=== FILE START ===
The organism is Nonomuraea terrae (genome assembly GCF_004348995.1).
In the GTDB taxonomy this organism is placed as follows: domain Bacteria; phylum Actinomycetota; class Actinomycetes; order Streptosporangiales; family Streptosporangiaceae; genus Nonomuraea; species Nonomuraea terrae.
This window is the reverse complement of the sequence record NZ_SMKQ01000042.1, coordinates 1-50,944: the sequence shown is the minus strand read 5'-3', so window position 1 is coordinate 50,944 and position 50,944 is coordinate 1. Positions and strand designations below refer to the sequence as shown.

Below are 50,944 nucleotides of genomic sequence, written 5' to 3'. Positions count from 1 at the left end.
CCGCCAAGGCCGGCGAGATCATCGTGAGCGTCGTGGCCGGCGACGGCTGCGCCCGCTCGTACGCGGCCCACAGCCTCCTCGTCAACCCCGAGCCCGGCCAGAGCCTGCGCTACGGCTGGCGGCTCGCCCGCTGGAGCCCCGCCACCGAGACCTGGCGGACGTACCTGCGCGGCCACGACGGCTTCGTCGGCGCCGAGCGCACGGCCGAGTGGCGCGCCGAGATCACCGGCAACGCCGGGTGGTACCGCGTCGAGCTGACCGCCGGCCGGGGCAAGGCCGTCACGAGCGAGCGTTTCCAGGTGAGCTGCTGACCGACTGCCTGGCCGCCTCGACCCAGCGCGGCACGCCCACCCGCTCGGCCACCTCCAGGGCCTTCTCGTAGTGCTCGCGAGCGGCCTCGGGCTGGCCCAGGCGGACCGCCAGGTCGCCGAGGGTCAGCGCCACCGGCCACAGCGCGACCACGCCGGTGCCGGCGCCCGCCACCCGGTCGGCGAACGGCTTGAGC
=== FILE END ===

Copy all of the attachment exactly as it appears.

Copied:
The organism is Nonomuraea terrae (genome assembly GCF_004348995.1).
In the GTDB taxonomy this organism is placed as follows: domain Bacteria; phylum Actinomycetota; class Actinomycetes; order Streptosporangiales; family Streptosporangiaceae; genus Nonomuraea; species Nonomuraea terrae.
This window is the reverse complement of the sequence record NZ_SMKQ01000042.1, coordinates 1-50,944: the sequence shown is the minus strand read 5'-3', so window position 1 is coordinate 50,944 and position 50,944 is coordinate 1. Positions and strand designations below refer to the sequence as shown.

Below are 50,944 nucleotides of genomic sequence, written 5' to 3'. Positions count from 1 at the left end.
CCGCCAAGGCCGGCGAGATCATCGTGAGCGTCGTGGCCGGCGACGGCTGCGCCCGCTCGTACGCGGCCCACAGCCTCCTCGTCAACCCCGAGCCCGGCCAGAGCCTGCGCTACGGCTGGCGGCTCGCCCGCTGGAGCCCCGCCACCGAGACCTGGCGGACGTACCTGCGCGGCCACGACGGCTTCGTCGGCGCCGAGCGCACGGCCGAGTGGCGCGCCGAGATCACCGGCAACGCCGGGTGGTACCGCGTCGAGCTGACCGCCGGCCGGGGCAAGGCCGTCACGAGCGAGCGTTTCCAGGTGAGCTGCTGACCGACTGCCTGGCCGCCTCGACCCAGCGCGGCACGCCCACCCGCTCGGCCACCTCCAGGGCCTTCTCGTAGTGCTCGCGAGCGGCCTCGGGCTGGCCCAGGCGGACCGCCAGGTCGCCGAGGGTCAGCGCCACCGGCCACAGCGCGACCACGCCGGTGCCGGCGCCCGCCACCCGGTCGGCGAACGGCTTGAGC